As shown in FIGS. 7 and 9, the focal length f of the lenses 35 is so set that the annular divergent light 43 enters the board 31 at the minimum tilt angle αo, i.e., arc tan T/D (hereinafter referred to as the given tilt angle) at which the light 43 can illuminate totally one side of the inner wall surface of each hole 44 having a depth T and an inside diameter D and at various tilt angles close to that tilt angle.

To facilitate the understanding, the lenses 35 are drawn to an exaggerated scale in FIGS. 1-3 and 6.

The lenses 35 are made of a transparent material that can be easily molded such as a resin that hardens when illuminated with light or acrylic material. However, acrylic materials are easily deteriorated by ultraviolet rays having shorter wavelengths less than 300 nanometers. Therefore, it is desired to dispose an optical filter (not shown) made of Pyrex glass and having an arc-shaped cross section close to each discharge lamp or to dispose an optical filter (not shown) taking the form of a flat plate between each discharge lamp and each light condenser. This prolongs the lives of the lenses 35, the life of the film for creating an image, and the lives of transparent plates 45a and 45b (described later). These transparent plates 45a and 45b are often made of an acrylic material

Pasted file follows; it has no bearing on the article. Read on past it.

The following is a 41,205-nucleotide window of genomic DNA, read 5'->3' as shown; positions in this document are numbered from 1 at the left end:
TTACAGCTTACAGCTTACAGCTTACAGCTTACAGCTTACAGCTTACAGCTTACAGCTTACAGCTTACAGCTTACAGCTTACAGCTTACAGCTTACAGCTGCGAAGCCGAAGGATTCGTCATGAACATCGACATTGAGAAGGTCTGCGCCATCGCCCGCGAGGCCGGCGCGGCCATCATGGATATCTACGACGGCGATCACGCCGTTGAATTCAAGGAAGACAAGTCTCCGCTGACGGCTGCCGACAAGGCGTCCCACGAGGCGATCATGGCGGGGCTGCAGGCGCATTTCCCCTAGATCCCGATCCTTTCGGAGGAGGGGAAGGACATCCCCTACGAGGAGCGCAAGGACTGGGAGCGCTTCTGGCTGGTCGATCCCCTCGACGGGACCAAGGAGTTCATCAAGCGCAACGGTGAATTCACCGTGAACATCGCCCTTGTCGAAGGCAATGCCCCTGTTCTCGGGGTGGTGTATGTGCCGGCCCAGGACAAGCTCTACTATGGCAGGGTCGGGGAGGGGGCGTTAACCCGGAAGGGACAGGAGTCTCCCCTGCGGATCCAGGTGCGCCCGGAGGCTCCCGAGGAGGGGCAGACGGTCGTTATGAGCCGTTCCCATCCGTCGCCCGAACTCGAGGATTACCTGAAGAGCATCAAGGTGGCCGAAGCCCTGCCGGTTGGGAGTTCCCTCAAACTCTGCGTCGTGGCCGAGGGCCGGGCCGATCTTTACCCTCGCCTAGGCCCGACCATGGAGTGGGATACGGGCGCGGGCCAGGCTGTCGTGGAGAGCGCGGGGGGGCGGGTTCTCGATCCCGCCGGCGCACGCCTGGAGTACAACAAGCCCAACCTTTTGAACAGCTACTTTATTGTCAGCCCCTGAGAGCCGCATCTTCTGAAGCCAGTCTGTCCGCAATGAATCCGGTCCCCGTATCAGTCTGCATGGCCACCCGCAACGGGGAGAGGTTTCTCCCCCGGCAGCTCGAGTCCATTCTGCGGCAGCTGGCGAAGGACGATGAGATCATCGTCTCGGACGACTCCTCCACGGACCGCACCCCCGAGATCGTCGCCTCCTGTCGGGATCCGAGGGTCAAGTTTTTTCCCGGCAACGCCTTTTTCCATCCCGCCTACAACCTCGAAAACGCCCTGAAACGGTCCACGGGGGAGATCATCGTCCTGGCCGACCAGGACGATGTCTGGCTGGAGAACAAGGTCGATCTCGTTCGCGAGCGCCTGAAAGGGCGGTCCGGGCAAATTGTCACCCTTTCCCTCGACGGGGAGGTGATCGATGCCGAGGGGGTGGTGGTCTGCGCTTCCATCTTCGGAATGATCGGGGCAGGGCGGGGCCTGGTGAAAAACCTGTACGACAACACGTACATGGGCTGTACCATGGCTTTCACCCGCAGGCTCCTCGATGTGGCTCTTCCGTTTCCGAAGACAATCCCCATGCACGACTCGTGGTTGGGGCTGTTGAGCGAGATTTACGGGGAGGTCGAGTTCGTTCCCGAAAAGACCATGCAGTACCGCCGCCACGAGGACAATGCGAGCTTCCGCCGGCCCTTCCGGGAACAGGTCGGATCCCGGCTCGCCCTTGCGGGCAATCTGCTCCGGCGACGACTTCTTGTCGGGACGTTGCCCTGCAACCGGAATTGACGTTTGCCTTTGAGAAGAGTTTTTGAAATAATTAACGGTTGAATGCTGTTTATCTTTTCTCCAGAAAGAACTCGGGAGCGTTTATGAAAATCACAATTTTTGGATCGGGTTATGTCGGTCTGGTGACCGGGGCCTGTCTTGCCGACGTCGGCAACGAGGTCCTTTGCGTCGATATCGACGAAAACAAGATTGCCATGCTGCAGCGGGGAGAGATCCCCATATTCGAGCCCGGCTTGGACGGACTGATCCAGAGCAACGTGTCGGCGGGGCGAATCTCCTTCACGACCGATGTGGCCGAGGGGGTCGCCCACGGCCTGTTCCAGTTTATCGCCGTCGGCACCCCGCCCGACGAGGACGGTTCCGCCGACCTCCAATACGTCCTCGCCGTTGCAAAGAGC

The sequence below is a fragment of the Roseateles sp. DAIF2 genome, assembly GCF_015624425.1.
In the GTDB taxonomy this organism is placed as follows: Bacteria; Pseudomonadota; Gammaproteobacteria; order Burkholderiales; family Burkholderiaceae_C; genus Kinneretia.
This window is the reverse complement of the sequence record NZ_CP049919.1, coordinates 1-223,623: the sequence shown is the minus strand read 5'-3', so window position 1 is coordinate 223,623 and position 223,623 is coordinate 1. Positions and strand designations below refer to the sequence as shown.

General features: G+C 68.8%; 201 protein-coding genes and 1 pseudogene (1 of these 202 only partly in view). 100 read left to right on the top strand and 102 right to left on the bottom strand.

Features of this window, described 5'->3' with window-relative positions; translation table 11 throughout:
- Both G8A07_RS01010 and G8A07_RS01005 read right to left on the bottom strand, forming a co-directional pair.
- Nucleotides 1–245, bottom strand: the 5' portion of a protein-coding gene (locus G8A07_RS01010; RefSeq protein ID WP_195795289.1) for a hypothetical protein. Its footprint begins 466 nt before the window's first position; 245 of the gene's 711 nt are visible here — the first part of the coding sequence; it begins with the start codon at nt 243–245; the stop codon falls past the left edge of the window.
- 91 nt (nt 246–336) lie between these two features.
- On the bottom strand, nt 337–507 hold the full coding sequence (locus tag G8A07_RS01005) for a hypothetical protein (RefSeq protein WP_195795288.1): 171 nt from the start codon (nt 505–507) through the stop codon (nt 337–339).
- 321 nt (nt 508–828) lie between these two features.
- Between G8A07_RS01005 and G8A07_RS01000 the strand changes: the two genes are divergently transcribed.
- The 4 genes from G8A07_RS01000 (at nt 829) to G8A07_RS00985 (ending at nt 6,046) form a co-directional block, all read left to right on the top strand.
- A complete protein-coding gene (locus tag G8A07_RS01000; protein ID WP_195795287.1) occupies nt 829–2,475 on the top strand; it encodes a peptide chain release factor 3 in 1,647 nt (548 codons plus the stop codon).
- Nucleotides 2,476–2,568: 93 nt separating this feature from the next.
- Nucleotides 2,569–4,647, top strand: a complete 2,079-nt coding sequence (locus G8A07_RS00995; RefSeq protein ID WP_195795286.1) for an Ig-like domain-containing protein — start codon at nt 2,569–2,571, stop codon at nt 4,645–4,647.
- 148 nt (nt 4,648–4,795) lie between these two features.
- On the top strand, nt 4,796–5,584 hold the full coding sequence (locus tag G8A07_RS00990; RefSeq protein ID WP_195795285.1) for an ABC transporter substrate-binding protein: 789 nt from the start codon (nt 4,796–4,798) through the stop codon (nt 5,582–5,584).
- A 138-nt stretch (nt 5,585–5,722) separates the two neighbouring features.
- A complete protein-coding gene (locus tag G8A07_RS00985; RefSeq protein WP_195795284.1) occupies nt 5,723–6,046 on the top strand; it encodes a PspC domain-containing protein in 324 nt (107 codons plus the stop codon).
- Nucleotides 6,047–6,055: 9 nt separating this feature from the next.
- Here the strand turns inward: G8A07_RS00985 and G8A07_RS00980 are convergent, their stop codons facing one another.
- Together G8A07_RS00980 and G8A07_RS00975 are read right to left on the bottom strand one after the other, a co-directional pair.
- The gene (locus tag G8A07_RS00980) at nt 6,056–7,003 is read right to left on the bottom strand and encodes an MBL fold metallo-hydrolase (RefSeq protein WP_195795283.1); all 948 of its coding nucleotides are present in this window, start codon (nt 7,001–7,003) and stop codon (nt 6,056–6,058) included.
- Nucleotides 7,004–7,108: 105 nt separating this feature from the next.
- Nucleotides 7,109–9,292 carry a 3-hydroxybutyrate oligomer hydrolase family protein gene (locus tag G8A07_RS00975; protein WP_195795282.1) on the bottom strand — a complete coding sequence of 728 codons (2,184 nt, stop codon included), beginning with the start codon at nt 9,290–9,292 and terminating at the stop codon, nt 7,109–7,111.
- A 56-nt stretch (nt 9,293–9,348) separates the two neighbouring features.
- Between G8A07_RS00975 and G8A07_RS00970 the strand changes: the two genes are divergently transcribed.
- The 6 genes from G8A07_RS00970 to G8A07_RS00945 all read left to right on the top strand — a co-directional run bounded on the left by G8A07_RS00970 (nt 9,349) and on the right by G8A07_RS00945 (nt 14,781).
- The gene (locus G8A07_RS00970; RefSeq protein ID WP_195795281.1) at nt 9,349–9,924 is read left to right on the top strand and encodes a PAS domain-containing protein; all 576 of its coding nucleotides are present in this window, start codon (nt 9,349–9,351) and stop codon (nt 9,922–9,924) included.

To permit the light condensers 34a and 34b to move forwardly and rearwardly, the fringe member 37 is supported so as to be slid along guide grooves formed inside an inner frame member 47 via guide members 46 protruding right and left, respectively, as shown in FIG. 2. The fringe member is driven by a drive mechanism 48a (see FIG. 3) mounted between the fringe member 37 and the inner frame member 47.

As shown in FIGS. 1 and 3, the inner frame member 47 is supported so as to be slid along guide grooves 51 formed inside an outer frame member 50 via four guide members 49 protruding forwardly and rearwardly of the inner frame member 47. This frame member 47 is driven horizontally as indicated by the arrows c by a drive mechanism 48b (see FIG. 3) mounted between the inner frame member 47 and the outer frame member 50.